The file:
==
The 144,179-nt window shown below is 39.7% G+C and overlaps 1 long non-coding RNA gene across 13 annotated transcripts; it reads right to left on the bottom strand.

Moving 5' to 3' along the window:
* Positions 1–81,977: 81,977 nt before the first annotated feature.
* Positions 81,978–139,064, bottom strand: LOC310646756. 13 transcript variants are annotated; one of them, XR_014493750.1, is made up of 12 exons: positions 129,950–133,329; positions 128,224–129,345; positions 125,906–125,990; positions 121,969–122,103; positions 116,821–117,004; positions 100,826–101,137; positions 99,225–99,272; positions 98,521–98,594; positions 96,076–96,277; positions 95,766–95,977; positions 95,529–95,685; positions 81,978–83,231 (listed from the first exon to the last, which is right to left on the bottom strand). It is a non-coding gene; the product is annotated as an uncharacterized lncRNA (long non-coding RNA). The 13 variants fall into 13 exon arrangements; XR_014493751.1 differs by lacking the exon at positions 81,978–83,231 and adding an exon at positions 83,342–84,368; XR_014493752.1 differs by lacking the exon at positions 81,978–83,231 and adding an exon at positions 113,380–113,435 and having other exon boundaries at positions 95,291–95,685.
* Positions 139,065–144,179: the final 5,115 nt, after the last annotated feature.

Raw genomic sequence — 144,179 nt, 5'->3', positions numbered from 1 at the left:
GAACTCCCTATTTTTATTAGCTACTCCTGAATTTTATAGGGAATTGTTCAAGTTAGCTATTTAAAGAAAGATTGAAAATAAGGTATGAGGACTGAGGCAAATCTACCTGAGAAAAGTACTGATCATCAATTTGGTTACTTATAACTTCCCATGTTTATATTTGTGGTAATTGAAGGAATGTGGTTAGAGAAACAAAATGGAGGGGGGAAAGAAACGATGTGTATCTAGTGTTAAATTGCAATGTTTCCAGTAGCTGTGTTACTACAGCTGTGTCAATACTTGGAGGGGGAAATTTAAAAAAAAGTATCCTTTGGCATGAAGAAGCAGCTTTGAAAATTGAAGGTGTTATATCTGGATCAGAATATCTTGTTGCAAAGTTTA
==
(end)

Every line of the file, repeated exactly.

The 144,179-nt window shown below is 39.7% G+C and overlaps 1 long non-coding RNA gene across 13 annotated transcripts; it reads right to left on the bottom strand.

Moving 5' to 3' along the window:
* Positions 1–81,977: 81,977 nt before the first annotated feature.
* Positions 81,978–139,064, bottom strand: LOC310646756. 13 transcript variants are annotated; one of them, XR_014493750.1, is made up of 12 exons: positions 129,950–133,329; positions 128,224–129,345; positions 125,906–125,990; positions 121,969–122,103; positions 116,821–117,004; positions 100,826–101,137; positions 99,225–99,272; positions 98,521–98,594; positions 96,076–96,277; positions 95,766–95,977; positions 95,529–95,685; positions 81,978–83,231 (listed from the first exon to the last, which is right to left on the bottom strand). It is a non-coding gene; the product is annotated as an uncharacterized lncRNA (long non-coding RNA). The 13 variants fall into 13 exon arrangements; XR_014493751.1 differs by lacking the exon at positions 81,978–83,231 and adding an exon at positions 83,342–84,368; XR_014493752.1 differs by lacking the exon at positions 81,978–83,231 and adding an exon at positions 113,380–113,435 and having other exon boundaries at positions 95,291–95,685.
* Positions 139,065–144,179: the final 5,115 nt, after the last annotated feature.

Raw genomic sequence — 144,179 nt, 5'->3', positions numbered from 1 at the left:
GAACTCCCTATTTTTATTAGCTACTCCTGAATTTTATAGGGAATTGTTCAAGTTAGCTATTTAAAGAAAGATTGAAAATAAGGTATGAGGACTGAGGCAAATCTACCTGAGAAAAGTACTGATCATCAATTTGGTTACTTATAACTTCCCATGTTTATATTTGTGGTAATTGAAGGAATGTGGTTAGAGAAACAAAATGGAGGGGGGAAAGAAACGATGTGTATCTAGTGTTAAATTGCAATGTTTCCAGTAGCTGTGTTACTACAGCTGTGTCAATACTTGGAGGGGGAAATTTAAAAAAAAGTATCCTTTGGCATGAAGAAGCAGCTTTGAAAATTGAAGGTGTTATATCTGGATCAGAATATCTTGTTGCAAAGTTTA